Qatar World Cup ambassador calls homosexuality a mental illness


Khalid Salman, a Qatari ambassador for the 2022 FIFA World Cup, has been condemned for describing homosexuality as “damage in the mind”.

Salman made the comment in an interview on German television channel ZDF on 8 November just two weeks before the controversial contest is set to kick off.

The former footballer spoke about his concern that children would learn bad things if they saw gay people and insisted that visitors to the event should accept his country’s laws.

“During the World Cup, many things will come here to the country. Let’s talk about gays. The most important thing is, everybody will accept that they come here. But they will have to accept our rules,” said Salman. “It [homosexuality] is haram [forbidden by Islamic law],” he added.

When asked why it is forbidden, he replied: “I am not a strict Muslim but why is it haram? Because it is damage in the mind.”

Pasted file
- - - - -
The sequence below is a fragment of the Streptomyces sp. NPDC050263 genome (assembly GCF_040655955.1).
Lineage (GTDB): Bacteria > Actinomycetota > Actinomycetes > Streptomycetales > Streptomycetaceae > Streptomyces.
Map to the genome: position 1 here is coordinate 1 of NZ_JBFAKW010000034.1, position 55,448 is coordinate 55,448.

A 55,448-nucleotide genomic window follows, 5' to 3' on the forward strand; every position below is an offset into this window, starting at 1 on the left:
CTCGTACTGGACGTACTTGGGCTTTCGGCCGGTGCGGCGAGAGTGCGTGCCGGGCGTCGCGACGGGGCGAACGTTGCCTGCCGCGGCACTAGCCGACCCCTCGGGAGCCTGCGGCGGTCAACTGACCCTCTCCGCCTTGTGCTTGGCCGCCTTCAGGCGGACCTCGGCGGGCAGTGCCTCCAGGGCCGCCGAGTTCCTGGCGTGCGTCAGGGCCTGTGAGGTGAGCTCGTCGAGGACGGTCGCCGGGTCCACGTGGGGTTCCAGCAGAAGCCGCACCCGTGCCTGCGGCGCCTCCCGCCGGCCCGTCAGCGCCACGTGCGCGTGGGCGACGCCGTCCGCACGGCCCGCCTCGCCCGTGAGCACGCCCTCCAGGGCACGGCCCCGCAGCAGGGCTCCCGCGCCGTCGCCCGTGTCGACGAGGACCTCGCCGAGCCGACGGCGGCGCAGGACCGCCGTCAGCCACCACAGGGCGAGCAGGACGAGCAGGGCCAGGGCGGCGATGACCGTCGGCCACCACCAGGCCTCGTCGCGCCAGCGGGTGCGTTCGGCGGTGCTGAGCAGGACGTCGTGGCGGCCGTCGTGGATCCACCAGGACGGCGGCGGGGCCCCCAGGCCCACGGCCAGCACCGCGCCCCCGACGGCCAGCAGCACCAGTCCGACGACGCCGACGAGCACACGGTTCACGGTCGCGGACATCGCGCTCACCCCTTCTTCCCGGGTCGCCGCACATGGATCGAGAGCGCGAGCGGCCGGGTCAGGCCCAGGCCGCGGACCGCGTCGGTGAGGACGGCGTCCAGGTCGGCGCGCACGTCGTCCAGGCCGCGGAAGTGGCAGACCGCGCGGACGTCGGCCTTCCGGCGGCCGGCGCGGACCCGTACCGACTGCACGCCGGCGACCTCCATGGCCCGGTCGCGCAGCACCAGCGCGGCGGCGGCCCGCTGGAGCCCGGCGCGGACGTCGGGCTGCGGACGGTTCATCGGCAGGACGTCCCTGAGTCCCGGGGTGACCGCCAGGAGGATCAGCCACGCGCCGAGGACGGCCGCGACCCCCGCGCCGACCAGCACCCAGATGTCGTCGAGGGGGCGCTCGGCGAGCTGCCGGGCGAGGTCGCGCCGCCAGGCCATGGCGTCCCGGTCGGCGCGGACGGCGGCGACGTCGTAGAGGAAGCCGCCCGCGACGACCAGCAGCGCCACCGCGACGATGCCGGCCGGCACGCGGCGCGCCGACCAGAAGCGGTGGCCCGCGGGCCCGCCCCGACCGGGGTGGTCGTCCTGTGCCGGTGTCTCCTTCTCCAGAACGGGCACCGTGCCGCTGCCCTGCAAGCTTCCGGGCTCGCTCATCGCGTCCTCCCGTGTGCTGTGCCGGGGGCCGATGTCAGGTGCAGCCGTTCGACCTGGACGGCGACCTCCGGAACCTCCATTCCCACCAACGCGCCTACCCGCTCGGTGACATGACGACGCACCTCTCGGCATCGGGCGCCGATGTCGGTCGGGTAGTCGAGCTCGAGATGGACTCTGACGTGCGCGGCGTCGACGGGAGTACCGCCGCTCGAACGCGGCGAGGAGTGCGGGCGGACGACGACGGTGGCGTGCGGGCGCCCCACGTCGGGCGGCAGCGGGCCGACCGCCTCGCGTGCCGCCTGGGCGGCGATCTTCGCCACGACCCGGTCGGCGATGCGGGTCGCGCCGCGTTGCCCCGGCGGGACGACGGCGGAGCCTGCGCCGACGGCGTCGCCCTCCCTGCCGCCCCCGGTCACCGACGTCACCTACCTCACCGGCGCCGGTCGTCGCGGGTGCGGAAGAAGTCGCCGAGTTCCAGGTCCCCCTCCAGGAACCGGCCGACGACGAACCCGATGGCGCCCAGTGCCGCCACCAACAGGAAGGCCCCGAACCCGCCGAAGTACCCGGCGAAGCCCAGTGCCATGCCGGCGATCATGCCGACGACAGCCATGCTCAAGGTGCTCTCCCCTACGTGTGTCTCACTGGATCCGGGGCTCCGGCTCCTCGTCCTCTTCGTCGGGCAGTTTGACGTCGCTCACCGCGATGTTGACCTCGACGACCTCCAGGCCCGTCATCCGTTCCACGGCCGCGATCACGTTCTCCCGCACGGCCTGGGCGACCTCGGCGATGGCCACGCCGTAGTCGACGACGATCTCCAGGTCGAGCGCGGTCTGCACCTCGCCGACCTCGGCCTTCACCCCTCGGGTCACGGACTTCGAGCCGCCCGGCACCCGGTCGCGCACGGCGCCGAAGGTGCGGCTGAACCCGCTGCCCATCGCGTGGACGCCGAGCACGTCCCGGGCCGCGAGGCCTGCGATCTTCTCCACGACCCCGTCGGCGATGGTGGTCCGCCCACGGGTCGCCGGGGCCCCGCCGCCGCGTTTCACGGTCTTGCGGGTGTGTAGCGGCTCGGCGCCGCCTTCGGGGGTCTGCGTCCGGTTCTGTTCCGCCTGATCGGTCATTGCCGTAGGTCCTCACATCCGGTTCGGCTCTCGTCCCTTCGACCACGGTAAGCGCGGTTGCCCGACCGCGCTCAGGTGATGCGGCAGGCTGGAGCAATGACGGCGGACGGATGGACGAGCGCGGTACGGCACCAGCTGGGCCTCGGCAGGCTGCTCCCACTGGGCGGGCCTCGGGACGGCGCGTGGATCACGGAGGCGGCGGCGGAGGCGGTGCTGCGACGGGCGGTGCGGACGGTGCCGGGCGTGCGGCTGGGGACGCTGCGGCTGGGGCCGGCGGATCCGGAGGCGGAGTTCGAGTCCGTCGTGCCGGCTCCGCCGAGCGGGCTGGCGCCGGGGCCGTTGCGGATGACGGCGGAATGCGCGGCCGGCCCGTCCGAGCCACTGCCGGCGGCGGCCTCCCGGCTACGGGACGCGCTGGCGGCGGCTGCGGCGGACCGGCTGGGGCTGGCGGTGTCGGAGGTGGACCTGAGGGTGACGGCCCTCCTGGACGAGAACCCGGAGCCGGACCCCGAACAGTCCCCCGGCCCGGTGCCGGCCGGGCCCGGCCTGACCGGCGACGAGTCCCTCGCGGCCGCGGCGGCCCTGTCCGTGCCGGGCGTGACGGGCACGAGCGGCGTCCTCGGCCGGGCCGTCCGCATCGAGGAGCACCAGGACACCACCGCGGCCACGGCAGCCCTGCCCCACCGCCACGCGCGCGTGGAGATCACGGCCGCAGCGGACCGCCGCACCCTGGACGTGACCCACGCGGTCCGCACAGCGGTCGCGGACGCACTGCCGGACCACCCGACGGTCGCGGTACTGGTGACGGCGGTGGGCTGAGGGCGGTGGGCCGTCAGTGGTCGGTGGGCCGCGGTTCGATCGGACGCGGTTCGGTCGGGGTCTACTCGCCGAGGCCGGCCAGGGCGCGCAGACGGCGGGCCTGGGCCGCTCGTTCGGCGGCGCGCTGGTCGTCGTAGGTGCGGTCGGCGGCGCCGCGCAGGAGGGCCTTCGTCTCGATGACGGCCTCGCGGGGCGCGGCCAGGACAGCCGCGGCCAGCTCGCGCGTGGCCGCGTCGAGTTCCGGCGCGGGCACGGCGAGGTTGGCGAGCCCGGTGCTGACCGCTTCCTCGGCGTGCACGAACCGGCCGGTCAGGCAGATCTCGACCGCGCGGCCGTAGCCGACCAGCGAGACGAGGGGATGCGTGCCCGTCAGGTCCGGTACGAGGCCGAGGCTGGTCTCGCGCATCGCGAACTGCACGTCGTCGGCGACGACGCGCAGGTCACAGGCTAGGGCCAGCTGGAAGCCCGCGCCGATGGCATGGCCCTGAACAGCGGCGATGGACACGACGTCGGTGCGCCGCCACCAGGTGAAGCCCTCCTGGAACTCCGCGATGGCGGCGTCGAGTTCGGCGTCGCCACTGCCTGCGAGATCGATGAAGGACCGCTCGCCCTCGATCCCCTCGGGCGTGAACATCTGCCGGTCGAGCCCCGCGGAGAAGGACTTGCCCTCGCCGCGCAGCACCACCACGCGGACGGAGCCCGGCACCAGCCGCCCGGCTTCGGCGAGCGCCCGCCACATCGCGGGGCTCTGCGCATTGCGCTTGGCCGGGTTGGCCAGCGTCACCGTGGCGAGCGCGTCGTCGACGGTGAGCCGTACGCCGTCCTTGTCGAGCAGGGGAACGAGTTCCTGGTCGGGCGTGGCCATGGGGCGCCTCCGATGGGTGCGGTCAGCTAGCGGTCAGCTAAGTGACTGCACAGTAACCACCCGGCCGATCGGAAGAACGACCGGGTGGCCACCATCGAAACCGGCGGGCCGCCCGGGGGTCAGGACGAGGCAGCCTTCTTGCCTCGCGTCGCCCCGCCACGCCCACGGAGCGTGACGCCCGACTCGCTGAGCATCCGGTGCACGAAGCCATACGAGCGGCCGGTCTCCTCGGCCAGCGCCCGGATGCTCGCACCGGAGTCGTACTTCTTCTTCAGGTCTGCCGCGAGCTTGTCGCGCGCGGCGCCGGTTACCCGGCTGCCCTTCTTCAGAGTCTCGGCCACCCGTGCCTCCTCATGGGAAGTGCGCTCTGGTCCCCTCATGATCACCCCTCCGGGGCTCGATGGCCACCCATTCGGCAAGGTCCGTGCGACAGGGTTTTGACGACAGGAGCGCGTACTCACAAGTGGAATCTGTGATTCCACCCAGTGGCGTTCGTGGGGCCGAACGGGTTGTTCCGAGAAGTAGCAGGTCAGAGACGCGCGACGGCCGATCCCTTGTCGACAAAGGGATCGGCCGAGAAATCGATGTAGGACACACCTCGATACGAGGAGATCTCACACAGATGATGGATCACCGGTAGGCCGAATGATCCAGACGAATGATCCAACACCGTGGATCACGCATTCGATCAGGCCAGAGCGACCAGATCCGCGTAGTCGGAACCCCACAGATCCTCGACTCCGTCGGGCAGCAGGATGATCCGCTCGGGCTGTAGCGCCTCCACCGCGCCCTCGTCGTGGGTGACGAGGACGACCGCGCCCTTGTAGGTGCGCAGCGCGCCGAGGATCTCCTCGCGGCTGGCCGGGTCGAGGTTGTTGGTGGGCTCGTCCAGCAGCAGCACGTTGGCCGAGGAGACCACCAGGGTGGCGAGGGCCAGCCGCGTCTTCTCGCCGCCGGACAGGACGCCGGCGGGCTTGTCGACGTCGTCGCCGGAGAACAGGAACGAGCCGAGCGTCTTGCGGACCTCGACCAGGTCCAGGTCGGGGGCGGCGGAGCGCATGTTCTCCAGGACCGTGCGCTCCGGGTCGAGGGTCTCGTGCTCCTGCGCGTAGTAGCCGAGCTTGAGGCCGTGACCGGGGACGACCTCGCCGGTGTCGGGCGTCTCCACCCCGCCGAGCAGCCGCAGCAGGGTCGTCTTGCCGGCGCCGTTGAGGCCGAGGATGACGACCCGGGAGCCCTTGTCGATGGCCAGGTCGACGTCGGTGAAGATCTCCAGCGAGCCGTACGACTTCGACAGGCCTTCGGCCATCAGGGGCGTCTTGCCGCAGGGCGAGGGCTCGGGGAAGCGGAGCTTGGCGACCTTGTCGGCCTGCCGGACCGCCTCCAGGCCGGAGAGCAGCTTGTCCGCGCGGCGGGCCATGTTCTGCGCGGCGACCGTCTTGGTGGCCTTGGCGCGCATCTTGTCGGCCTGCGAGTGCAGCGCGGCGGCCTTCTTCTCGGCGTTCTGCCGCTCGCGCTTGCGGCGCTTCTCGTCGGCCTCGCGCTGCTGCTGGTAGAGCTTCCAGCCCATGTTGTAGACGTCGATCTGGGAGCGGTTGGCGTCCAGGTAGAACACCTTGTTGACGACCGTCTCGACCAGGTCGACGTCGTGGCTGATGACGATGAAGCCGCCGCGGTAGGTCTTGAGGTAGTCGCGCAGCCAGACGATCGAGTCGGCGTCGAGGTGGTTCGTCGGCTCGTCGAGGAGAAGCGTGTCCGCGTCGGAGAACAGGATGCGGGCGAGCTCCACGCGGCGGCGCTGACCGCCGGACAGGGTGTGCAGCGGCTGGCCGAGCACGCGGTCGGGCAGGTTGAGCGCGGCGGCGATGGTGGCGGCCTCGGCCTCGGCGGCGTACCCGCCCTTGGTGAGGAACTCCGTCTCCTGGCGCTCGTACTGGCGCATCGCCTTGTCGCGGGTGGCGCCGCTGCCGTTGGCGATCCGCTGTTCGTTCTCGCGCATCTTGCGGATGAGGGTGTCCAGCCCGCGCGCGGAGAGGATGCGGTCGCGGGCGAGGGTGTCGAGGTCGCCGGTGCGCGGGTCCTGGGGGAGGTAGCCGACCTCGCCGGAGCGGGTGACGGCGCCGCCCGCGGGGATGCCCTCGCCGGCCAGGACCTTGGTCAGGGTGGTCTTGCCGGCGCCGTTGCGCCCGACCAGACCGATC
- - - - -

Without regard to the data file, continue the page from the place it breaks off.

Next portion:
The interview was then abruptly stopped by a World Cup organising committee press official.

The comments add fuel to growing concerns and anger about Qatar hosting the men’s World Cup. The country has been criticised for its poor human rights record, including the arrest and abuse of LGBTIQ+ people.

“Salman’s suggestion that same-sex attraction is ‘damage in the mind’ is harmful and unacceptable,” Rasha Younes, an LGBT Rights Senior Researcher at Human Rights Watch, told The Guardian.

“The failure of the Qatari government to counter this false information has a significant impact on the lives of LGBT residents of Qatar, ranging from fuelling discrimination and violence against them to justifying subjecting them to state-sponsored conversion practices.”

German footballer Leon Goretzka also spoke out against Salman after the Bayern Munich vs Werden Bremen game on Tuesday.

“It’s very oppressive. This is an image of a man that comes from another millennium,” Goretzka told journalists. “It leaves you speechless that something like this can be said by a World Cup ambassador shortly before a World Cup.”

Salman’s comments will renew fears that LGBTIQ+ football fans will not be safe in Qatar, despite Qatari World Cup officials insisting that everyone is welcome to attend.

Last month, Human Rights Watch reported several incidents in which security police in Qatar arrested and ill-treated LGBT people ahead of the nation’s hosting of the World Cup.

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